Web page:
“Umm...okay?”
The guard and receptionist turned around to face the inside of the building. The guard held the camera up, and snapped the photo. It wasn’t a phone, so she had to turn it around, and check it with the digital viewer. Oh no, Miss Sangster didn’t get all the way. Could you scootch in more, and try again?”
“Sure,” Olimpia agreed.
They took a second one.
“Ah, man,” the receptionist said with a big smile. “That’s great, thanks. You go ahead through the gates. I’ll open them for you.”
The guard met them on the other side of the optical turnstile. She pulled up her pants a little since her belt was a little heavy on the accessories. “I’ll escort you down to the main lab.”
“Pardon, but may we ask, what exactly do you do here?”
“Oh, I just help greet people when they come in in the mornings, and say farewell to them at the end of the day,” she explained. “The job is pretty easy, we don’t have a problem with people trying to break in, or cause other issues. But theoretically, I would help with that. You’re the only ones who have come in who don’t work here, besides a few people’s spouses who do other things around town. They like to have lunch in our cafeteria, because it’s the best food in the world. I mean that literally. Do you eat? Are you...robots?” She was clearly concerned that she was offending them.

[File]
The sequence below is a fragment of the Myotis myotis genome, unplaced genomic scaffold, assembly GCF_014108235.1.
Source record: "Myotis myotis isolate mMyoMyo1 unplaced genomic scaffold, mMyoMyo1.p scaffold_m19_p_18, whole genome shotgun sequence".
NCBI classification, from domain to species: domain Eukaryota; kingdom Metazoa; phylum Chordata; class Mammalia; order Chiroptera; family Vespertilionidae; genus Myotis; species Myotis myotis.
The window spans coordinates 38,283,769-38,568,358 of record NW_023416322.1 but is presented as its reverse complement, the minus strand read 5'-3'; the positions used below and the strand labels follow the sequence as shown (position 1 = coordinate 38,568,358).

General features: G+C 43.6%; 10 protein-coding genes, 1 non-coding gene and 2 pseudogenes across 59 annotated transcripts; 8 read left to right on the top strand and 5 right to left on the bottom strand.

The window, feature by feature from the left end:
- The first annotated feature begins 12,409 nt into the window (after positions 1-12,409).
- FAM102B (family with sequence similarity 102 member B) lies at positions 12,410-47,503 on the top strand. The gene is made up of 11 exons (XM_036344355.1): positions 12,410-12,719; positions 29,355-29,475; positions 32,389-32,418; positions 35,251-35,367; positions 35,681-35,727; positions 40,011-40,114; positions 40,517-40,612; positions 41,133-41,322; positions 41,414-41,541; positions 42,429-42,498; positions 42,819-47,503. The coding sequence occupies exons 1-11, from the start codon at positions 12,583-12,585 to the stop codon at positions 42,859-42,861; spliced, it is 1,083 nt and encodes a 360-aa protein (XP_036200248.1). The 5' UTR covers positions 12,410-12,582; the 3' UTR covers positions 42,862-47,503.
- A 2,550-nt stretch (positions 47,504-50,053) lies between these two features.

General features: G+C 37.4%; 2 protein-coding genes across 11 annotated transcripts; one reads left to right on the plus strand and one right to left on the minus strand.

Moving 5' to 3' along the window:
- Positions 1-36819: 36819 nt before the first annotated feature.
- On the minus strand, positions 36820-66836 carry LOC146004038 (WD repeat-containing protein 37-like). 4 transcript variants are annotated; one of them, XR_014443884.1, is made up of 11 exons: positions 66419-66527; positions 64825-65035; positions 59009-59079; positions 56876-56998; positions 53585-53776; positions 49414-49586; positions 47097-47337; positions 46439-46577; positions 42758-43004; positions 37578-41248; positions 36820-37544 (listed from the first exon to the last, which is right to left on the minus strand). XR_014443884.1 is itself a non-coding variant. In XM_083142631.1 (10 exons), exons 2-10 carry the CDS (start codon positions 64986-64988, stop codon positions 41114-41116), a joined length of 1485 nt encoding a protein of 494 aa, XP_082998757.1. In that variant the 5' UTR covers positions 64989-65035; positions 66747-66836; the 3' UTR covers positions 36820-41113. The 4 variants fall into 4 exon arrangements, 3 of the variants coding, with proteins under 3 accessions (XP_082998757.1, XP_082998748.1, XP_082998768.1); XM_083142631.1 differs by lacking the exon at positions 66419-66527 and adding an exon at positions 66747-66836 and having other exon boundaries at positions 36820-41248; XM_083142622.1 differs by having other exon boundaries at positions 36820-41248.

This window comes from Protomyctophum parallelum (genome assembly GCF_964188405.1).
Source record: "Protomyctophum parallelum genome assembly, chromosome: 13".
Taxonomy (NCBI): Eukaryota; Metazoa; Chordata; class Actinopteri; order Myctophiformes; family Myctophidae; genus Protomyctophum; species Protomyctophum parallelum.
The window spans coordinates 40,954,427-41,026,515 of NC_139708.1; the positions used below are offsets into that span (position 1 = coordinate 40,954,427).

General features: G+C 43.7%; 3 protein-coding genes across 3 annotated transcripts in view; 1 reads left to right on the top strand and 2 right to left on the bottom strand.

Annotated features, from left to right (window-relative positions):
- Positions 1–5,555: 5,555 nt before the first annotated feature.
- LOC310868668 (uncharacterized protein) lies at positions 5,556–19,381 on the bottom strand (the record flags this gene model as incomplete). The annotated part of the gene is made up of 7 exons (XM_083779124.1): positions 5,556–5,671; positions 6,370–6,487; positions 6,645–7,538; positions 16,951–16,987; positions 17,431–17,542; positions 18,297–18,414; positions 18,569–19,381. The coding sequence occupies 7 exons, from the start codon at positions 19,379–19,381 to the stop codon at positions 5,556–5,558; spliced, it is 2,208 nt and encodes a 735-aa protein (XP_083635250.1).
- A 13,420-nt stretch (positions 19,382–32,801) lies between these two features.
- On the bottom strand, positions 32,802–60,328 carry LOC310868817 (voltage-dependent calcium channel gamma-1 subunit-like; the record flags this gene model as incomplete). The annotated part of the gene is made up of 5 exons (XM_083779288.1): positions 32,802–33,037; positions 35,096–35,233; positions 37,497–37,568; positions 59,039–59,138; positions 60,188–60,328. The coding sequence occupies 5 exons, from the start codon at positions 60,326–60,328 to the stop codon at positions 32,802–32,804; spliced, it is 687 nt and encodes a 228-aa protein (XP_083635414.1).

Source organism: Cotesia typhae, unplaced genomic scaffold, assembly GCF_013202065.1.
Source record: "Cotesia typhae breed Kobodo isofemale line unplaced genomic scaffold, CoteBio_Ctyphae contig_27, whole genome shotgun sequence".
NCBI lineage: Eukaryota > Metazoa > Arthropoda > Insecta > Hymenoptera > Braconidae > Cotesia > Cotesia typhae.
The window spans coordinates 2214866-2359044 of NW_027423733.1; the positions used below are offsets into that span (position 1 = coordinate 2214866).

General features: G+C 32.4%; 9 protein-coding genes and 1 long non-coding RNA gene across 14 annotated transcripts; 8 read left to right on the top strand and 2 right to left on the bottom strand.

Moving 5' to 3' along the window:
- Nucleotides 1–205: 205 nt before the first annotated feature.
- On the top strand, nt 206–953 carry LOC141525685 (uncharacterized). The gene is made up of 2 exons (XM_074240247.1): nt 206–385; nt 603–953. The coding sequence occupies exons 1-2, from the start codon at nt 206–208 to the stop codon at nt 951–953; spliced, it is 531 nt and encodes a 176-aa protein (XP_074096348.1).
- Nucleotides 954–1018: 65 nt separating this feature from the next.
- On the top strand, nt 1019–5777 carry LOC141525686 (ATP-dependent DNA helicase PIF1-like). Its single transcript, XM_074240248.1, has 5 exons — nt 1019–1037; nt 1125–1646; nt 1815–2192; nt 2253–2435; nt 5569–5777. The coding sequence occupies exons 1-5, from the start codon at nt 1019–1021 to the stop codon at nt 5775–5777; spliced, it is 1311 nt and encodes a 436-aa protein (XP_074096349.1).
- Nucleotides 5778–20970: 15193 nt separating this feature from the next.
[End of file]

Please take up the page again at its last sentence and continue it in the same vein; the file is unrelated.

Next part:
“No,” Marie replied. “Yes, we eat, but we probably won’t need anything for another few days.”
“I understand. Well, it’s back through those doors, if you need it.” She never did answer what the purpose of this building was, whether it was because she didn’t know, or it wasn’t her place to say, or because she didn’t realize that they were never asking about her job specifically. “Okay. Here’s the main lab,” she said after a few minutes of walking. “I’m not allowed to go in unless it’s an emergency.” She pantomimed tipping her hat at them before realizing her mistake, and trying to brush off the awkwardness. “Okay. Bye.” She swiped her access card, and held the door open for them. I love you, Mateo thought he heard her whisper as they were stepping through the door.
They were in a wide expanse, wider than was presumably needed for what they were building here. A football pitch away, they could see the unmistakable design of a machine that they had used many times before. It was missing two walls, and as they drew nearer, they could see some other flaws, but this was definitely a Nexus. “Umm...”
Angela and Marie exchanged a look. “We’ll manage the ship,” one of them said.
“I’ll switch places with Ram,” Olimpia volunteered.